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Konata Matthews v. Jeffrey Beard

IN THE UNITED STATES DISTRICT COURT FOR THE WESTERN DISTRICT OF PENNSYLVANIA


March 27, 2013

KONATA MATTHEWS
PLAINTIFF,
v.
JEFFREY BEARD, ET AL., DEFENDANTS.

The opinion of the court was delivered by: Chief Magistrate Judge Lisa Pupo Lenihan

ECF No. 55

MEMORANDUM OPINION

This case is before the Court on Defendant's Motion to Dismiss Plaintiff's Amended Complaint pursuant to Federal Rule of Civil Procedure 12(b)(6). (ECF No. 55.) For the following reasons, the motion will be granted, Plaintiff's claims will be dismissed with prejudice and this case will be closed.

I.PROCEDURAL HISTORY

Konata Matthews ("Plaintiff") initiated this action in September 2011. In his original Complaint (ECF No. 3) he brought suit under 42 U.S.C. §§ 1981, 1983, alleging that Defendants violated his federal constitutional rights, various state tort laws and several state and federal criminal statutes. He sued the following individuals in their individual capacities: Jeffrey Beard (former Secretary of the Pennsylvania Department of Corrections), Judy Smith (Superintendent's Assistant and Grievance Coordinator at SCI-Pine Grove), Susan Myers (CHCA at SCI-Pine Grove), T. Bearer (Correctional Food Service Manager at SCI-Pine Grove), Carol Zubur (Mail Inspector Supervisor at SCI-Pine Grove), Mark Thomas (Security Lieutenant at SCI-Pine Grove), E.D. Yeager (Correctional Officer at SCI-Houtzdale), and Jaime B. Boyd (Assistant Counsel of the Governor's Office of General Counsel). Defendants filed a Motion to Dismiss (ECF No. 18), which the Court granted on June 14, 2012 (ECF No. 50). As a result, the majority of Plaintiff's claims were dismissed with prejudice including his claims against Defendants Beard, Thomas and Boyd. Plaintiff, however, was granted leave to file an Amended Complaint in order to attempt to state a claim with regard to several of his claims. Plaintiff filed his Amended Complaint on July 13, 2012. (ECF No. 51). Defendants have again filed a Motion to Dismiss. (ECF No. 55.) Although Plaintiff was given an opportunity to respond in opposition to the motion, he filed no response and the time to do so has since expired. As such, Defendants' motion is now ripe for review.

II.PLAINTIFF'S ALLEGATIONS

Plaintiff alleges that on December 22, 2009, while he was exiting the cafeteria at SCI-Pine Grove, Defendant Bearer, the Food Service Manager, asked if Plaintiff was interested in working in Food Service. (ECF No. 51 at ¶ 13.) When Plaintiff said no, Defendant Bearer stated she was not interested in his employment but instead wanted to have sex with him. Id. Plaintiff alleges that he reported this incident to Security Lieutenant Defendant Thomas who informed Plaintiff that he would speak to Defendant Bearer. Id. at ¶ 14. On December 29, 2009, Defendant Bearer allegedly approached Plaintiff and stated that she hated him "with a passion" and that he had better watch what he eats because she was "gone [sic] prepare a special meal just for you you Islamic nigger." Id. at ¶ 15. The following day, Plaintiff filed a complaint against Defendant Bearer to the DOC's Office of Professional Responsibility ("OPR"). Id. at ¶ 16.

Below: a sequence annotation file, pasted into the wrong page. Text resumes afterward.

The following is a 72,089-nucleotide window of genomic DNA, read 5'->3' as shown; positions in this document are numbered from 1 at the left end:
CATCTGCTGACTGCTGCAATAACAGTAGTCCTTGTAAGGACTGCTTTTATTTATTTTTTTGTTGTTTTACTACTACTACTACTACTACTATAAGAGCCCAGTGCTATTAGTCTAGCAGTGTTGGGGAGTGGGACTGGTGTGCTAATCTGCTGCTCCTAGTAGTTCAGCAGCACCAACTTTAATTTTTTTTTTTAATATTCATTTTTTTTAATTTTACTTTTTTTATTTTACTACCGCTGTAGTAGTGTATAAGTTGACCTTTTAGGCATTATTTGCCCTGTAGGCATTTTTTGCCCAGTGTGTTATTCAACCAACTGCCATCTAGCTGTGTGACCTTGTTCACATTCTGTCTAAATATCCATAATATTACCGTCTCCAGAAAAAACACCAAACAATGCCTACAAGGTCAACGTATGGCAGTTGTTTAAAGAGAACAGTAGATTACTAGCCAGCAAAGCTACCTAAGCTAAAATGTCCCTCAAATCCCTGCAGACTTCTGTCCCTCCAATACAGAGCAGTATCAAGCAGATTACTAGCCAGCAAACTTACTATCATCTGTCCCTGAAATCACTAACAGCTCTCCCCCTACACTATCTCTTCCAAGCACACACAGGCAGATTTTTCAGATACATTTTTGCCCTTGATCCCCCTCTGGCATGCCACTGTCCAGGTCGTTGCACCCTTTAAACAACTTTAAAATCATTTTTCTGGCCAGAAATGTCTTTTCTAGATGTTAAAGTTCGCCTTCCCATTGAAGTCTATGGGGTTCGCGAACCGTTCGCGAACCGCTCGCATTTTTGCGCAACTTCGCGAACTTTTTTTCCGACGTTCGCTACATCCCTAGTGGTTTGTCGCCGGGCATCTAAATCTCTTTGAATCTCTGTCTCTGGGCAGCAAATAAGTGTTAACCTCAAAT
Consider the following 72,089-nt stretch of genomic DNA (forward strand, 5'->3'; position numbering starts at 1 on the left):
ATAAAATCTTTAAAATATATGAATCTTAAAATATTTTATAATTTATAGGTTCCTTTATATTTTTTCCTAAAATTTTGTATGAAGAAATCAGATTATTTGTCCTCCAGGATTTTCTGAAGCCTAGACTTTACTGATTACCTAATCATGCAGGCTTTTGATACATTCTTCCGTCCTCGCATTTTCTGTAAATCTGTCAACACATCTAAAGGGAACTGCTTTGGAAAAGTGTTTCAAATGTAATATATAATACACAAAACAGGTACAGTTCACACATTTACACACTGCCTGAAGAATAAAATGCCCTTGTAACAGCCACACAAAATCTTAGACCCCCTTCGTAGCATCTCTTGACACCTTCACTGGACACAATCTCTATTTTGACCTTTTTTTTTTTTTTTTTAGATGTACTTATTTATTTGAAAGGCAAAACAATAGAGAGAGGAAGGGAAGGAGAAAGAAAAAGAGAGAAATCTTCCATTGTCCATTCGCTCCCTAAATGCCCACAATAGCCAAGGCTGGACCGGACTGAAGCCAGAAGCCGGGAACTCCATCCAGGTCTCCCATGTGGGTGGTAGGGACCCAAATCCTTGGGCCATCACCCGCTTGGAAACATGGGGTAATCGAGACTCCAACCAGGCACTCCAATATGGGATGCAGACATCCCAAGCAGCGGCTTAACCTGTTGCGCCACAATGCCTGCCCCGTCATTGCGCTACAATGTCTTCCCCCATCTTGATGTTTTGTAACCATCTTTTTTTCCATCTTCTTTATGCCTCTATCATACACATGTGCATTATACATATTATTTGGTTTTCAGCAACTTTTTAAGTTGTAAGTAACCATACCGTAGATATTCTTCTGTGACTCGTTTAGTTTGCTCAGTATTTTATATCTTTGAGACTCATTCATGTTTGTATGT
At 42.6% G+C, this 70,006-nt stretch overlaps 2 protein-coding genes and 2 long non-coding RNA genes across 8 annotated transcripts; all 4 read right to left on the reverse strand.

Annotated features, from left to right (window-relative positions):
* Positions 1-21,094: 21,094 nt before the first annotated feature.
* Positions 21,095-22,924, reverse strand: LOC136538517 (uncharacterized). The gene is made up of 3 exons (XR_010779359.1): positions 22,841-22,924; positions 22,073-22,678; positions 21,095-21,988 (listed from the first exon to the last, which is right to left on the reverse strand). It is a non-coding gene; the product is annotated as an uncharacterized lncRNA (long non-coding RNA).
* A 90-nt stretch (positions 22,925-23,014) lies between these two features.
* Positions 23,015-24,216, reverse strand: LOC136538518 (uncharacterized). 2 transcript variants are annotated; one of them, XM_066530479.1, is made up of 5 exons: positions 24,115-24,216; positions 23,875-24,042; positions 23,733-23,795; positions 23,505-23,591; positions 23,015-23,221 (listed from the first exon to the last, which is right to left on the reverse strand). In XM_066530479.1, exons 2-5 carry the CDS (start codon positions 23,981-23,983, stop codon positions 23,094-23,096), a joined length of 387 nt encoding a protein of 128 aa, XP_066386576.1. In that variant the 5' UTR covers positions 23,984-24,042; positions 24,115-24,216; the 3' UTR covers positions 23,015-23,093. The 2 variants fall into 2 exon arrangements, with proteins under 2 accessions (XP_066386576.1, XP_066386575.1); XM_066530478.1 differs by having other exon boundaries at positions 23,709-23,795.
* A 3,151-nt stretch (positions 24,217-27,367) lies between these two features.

Plaintiff next alleges that he was placed in the infirmary on January 1, 2010, after he was assaulted by three other inmates, and that on January 5, 2010, Defendant Myers, the CHCA, approached him demanding that he withdraw the grievance he had filed against the physician's assistant for denial of proper health care and racial harassment. Id. at ¶¶ 17-18. When Plaintiff refused to do so, Defendant Myers allegedly stated that Plaintiff was in for a "rude awakening," called him a "black bastard" and stated "I hate you Muslims." Id. at ¶ 18. Plaintiff alleges that Defendant Myers approached him on January 11, 2010, and told him that his complaints to OPR "were faxed back to us you stupid Muslims. I got a hell of a dosage for you nigger." Id. at ¶ 20.

Next, Plaintiff alleges that on January 12, 2010, Defendant Zubur delivered mail to the infirmary and handed Plaintiff his Final Call religious newspaper with a swastika drawn on it. Id. at ¶ 21.

Plaintiff alleges that on January 14, 2010, while still in the infirmary, he told Defendant Myers that he had not yet received his breakfast tray. Id. at ¶ 22. Defendant Bearer subsequently retrieved a breakfast tray but instead of delivering it to Plaintiff she took it into Defendant Myers' office. When Defendant Bearer came out of Defendant Myers' office a few minutes later and delivered the tray to Plaintiff, he immediately noticed some "tablets" mixed into his Rice Krispies cereal. Id. The next day, Plaintiff sent five of the nine tablets from his cereal to a nurse who told him they were nitroglycerin tablets. Id. at ¶ 23. After explaining that they had been mixed in his food the previous day, the nurse informed him that she was going to contact the security office. Id.